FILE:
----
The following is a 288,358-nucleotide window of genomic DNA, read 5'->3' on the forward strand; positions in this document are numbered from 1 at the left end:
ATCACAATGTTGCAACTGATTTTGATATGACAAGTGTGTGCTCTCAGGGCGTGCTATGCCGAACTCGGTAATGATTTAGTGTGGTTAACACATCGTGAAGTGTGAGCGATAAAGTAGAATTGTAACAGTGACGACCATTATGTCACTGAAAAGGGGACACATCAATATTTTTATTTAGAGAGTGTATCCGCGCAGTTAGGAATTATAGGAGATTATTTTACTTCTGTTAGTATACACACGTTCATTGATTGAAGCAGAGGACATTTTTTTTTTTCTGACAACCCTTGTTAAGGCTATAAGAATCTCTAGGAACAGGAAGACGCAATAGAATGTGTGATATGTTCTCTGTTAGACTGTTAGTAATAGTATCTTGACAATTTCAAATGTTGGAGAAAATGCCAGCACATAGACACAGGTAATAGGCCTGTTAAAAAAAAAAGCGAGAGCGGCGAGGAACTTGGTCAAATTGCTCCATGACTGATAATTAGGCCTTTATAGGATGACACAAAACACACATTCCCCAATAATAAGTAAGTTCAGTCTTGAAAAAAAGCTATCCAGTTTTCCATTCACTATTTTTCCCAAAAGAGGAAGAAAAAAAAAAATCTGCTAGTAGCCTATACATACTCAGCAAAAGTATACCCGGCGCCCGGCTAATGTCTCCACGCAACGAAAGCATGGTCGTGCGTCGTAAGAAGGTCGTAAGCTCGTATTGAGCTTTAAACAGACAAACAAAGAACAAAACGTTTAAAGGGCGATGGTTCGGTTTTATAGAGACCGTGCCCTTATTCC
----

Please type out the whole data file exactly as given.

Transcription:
The following is a 288,358-nucleotide window of genomic DNA, read 5'->3' on the forward strand; positions in this document are numbered from 1 at the left end:
ATCACAATGTTGCAACTGATTTTGATATGACAAGTGTGTGCTCTCAGGGCGTGCTATGCCGAACTCGGTAATGATTTAGTGTGGTTAACACATCGTGAAGTGTGAGCGATAAAGTAGAATTGTAACAGTGACGACCATTATGTCACTGAAAAGGGGACACATCAATATTTTTATTTAGAGAGTGTATCCGCGCAGTTAGGAATTATAGGAGATTATTTTACTTCTGTTAGTATACACACGTTCATTGATTGAAGCAGAGGACATTTTTTTTTTTCTGACAACCCTTGTTAAGGCTATAAGAATCTCTAGGAACAGGAAGACGCAATAGAATGTGTGATATGTTCTCTGTTAGACTGTTAGTAATAGTATCTTGACAATTTCAAATGTTGGAGAAAATGCCAGCACATAGACACAGGTAATAGGCCTGTTAAAAAAAAAAGCGAGAGCGGCGAGGAACTTGGTCAAATTGCTCCATGACTGATAATTAGGCCTTTATAGGATGACACAAAACACACATTCCCCAATAATAAGTAAGTTCAGTCTTGAAAAAAAGCTATCCAGTTTTCCATTCACTATTTTTCCCAAAAGAGGAAGAAAAAAAAAAATCTGCTAGTAGCCTATACATACTCAGCAAAAGTATACCCGGCGCCCGGCTAATGTCTCCACGCAACGAAAGCATGGTCGTGCGTCGTAAGAAGGTCGTAAGCTCGTATTGAGCTTTAAACAGACAAACAAAGAACAAAACGTTTAAAGGGCGATGGTTCGGTTTTATAGAGACCGTGCCCTTATTCC